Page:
he 'Great Hunger' was one of many famines in Ireland during the first half of the nineteenth century, but the size of the disaster dwarfed those that preceded it. A contemporary comment was that "God sent the blight, but the English made the famine: and to some extent this was true because the governments of both Peel and Lord John Russell did little to help the Irish population.
The Irish population had exploded in the first half of the nineteenth century, reaching about 8.5 million by 1845. The peasants were almost totally dependent on the potato as a source of food because this crop produced more food per acre than wheat and could also be sold as a source of income. Because of the widespread practise of conacre, the peasants needed to produce the biggest crop possible and so the type of potato most favoured was the "Aran Banner," a large variety. Unfortunately, this particular strain was highly susceptive to the fungus, Phytophthora infestans, commonly known as blight, which had spread from North America to Europe. The blight destroyed the potato crop of 1845 and by the early autumn of that year it was clear that famine was imminent in Ireland. Peel's government was slow to react. Peel said that the Irish had a habit of exaggerating reports of distress; since he had been Chief Secretary for Ireland between 1812 and 1818, his experience might have told him that there might have had some truth in his comment, but in 1816 he had produced a contingency plan for the government in case economic disaster ever struck Ireland. Consequently his lack of action is difficult to explain.
During the winter of 1845-1846 Peel's government spent £100,000 on American maize which was sold to the destitute. The Irish called the maize 'Peel's brimstone'. Eventually the government also initiated relief schemes such as canal-building and road building to provide employment. The workers were paid at the end of the week and often men had died of starvation before their wages arrived. Even worse, many of the schemes were of little used: men filled in valleys and flattened hills just so the government could justify the cash payments. The Irish crisis was used as an excuse by Peel in order for him to the repeal the Corn Laws in 1846, but their removal brought Ireland little benefit. The major problem was not that there was no food in Ireland — there was plenty of wheat, meat and dairy produce, much of which was being exported to England — but that the Irish peasants had no money with which to buy the food. The repeal of the Corn Laws had no effect on Ireland because however cheap grain was, without money the Irish peasants could not buy it.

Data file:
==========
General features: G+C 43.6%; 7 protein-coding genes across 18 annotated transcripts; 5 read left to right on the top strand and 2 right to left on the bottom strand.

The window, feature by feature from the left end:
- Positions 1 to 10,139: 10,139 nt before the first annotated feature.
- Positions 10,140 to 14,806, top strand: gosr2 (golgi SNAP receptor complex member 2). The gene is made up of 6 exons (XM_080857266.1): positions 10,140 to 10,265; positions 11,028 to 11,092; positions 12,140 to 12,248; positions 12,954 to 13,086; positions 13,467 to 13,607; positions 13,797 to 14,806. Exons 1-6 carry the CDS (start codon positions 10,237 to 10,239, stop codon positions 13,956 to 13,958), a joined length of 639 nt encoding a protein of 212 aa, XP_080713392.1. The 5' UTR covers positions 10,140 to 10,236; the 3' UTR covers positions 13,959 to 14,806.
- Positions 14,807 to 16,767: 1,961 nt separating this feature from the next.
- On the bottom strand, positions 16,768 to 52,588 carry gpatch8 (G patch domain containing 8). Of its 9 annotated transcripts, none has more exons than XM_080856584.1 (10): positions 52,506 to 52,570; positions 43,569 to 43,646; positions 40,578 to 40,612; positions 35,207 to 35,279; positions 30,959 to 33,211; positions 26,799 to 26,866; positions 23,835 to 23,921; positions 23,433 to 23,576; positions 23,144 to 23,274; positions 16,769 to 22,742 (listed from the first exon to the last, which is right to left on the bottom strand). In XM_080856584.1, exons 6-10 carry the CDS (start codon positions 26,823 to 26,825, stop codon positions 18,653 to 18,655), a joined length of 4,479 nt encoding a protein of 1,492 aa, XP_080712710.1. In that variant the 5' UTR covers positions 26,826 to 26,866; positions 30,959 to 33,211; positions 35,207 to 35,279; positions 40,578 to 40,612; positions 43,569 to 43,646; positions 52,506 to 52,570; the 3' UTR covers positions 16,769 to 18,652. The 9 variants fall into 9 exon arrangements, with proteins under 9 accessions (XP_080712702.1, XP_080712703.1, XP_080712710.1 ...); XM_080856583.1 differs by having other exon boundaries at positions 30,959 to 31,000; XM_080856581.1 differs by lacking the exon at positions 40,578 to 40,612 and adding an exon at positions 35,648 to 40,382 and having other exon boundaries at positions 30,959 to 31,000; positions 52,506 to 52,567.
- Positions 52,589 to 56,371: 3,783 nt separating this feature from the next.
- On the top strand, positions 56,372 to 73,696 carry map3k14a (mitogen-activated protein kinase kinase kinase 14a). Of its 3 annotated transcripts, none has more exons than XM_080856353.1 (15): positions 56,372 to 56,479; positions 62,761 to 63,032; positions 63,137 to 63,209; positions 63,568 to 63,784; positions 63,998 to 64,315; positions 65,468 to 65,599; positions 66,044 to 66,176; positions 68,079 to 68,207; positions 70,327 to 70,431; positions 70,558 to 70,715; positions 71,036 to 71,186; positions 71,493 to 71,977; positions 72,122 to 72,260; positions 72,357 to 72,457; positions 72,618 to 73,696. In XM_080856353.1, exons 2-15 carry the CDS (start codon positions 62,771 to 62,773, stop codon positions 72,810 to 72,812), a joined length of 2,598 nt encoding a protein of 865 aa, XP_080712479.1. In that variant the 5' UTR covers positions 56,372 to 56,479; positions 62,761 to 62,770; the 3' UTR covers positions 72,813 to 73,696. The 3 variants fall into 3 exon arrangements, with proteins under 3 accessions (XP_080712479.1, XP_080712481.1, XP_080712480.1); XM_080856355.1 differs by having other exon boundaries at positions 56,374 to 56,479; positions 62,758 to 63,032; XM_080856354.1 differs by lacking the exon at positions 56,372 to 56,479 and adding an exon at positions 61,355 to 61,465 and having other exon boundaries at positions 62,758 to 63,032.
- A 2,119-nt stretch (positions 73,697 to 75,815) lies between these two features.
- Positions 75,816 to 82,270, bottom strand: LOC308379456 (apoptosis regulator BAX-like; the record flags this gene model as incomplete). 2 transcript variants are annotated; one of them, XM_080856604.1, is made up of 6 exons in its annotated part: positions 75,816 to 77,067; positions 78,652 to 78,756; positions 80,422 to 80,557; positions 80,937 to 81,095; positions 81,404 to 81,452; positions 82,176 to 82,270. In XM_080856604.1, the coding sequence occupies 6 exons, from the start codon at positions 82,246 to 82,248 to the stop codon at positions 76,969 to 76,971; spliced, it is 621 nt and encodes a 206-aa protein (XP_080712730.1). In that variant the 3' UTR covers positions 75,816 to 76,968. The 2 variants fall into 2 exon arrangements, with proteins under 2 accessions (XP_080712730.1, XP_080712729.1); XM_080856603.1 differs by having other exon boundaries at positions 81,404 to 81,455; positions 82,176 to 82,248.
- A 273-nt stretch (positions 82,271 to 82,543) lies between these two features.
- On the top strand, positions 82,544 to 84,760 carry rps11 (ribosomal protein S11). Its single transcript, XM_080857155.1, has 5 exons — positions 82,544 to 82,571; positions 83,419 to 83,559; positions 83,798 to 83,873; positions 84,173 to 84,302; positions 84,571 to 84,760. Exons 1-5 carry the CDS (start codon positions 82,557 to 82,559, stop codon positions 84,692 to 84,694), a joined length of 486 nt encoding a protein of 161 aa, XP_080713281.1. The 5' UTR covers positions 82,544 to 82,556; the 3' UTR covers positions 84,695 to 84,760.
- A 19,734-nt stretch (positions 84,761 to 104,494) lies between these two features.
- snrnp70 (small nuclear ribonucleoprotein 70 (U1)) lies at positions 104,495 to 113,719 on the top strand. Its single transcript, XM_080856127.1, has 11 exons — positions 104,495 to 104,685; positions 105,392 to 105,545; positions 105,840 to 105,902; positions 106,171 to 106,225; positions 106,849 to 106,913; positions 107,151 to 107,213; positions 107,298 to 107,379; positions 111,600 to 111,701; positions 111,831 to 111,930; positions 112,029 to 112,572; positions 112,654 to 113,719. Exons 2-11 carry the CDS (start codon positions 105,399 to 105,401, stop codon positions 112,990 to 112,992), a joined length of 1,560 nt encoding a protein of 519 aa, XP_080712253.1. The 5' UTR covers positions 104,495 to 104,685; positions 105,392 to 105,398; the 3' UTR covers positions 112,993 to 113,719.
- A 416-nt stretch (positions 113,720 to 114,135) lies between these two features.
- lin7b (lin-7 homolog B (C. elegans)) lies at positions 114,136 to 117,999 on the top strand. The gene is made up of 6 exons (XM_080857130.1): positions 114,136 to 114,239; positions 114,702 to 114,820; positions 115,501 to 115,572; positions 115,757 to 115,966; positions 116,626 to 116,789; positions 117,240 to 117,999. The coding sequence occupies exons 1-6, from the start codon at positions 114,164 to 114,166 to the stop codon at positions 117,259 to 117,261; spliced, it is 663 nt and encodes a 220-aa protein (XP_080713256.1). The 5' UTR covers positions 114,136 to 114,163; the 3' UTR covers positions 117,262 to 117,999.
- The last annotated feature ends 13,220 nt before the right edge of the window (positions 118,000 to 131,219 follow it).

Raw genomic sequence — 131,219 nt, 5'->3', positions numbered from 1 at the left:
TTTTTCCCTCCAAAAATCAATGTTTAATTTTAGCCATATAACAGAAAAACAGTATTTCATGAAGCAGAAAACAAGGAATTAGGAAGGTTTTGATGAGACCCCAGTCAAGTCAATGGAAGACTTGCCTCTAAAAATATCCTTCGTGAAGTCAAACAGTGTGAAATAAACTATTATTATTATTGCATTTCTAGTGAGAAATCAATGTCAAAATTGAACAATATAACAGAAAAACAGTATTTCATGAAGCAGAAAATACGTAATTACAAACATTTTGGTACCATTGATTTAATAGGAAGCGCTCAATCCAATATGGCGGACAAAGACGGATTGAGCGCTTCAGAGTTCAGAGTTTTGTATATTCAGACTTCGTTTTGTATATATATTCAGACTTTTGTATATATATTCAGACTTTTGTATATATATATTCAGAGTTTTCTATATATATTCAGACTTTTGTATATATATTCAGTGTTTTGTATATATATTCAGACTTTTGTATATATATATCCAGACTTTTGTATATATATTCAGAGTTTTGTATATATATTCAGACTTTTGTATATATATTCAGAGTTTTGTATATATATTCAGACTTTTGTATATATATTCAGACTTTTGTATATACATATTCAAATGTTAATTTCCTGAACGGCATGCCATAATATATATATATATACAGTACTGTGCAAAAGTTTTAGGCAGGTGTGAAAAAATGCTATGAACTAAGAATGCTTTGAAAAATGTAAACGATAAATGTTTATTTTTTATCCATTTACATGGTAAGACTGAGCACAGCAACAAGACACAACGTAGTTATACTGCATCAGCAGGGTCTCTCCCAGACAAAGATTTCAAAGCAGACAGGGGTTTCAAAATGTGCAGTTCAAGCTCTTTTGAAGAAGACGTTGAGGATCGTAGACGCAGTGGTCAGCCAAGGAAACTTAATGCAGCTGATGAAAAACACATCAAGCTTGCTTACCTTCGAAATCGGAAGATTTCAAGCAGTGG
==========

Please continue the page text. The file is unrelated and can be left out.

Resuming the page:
Peel was replaced in office in June 1846 by Lord John Russell and a Whig administration dedicated to a laissez-faire policy. Russell's administration believed that Irish wealth should relieve Irish poverty, and rejected the policy of direct state intervention or aid. However, neither Irish landlords nor the Poor Law unions could deal with the burden of a huge starving population. In January 1847 Russell's administration modified its non-interventionist policy and made money available on loan for relief, and soup kitchens were established. The potato crop did not fail in 1847, but the yield was low. Then, as hundreds of thousands of starving people poured into the towns and cities for relief, epidemics of typhoid fever, cholera, and dysentery broke out, and claimed more lives than starvation itself.
In September 1847 Russell's government ended what little relief it had made available and demanded that the Poor Law rate be collected before any further money be made available by the Treasury. The collection of these rates in a period of considerable hardship was accompanied by widespread unrest and violence. Some 16,000 extra troops were sent to Ireland and troubled parts of the country were put under martial law. The potato crop failed once more in 1848, and this was accompanied by Asiatic cholera
The 1841 census recorded an Irish population of 8.2 million. By 1851 this figure had been reduced to 6.5 million. These statistics give some indication of the scale of the disaster, but since many of those affected by the famine lived in remote and inaccessible places, it is more than possible that far more people died that has ever been thought. It has been estimated that at least one million people died from starvation and its attendant diseases, with the balance seeking emigration to Britain and North America
Last modified 11 October 2002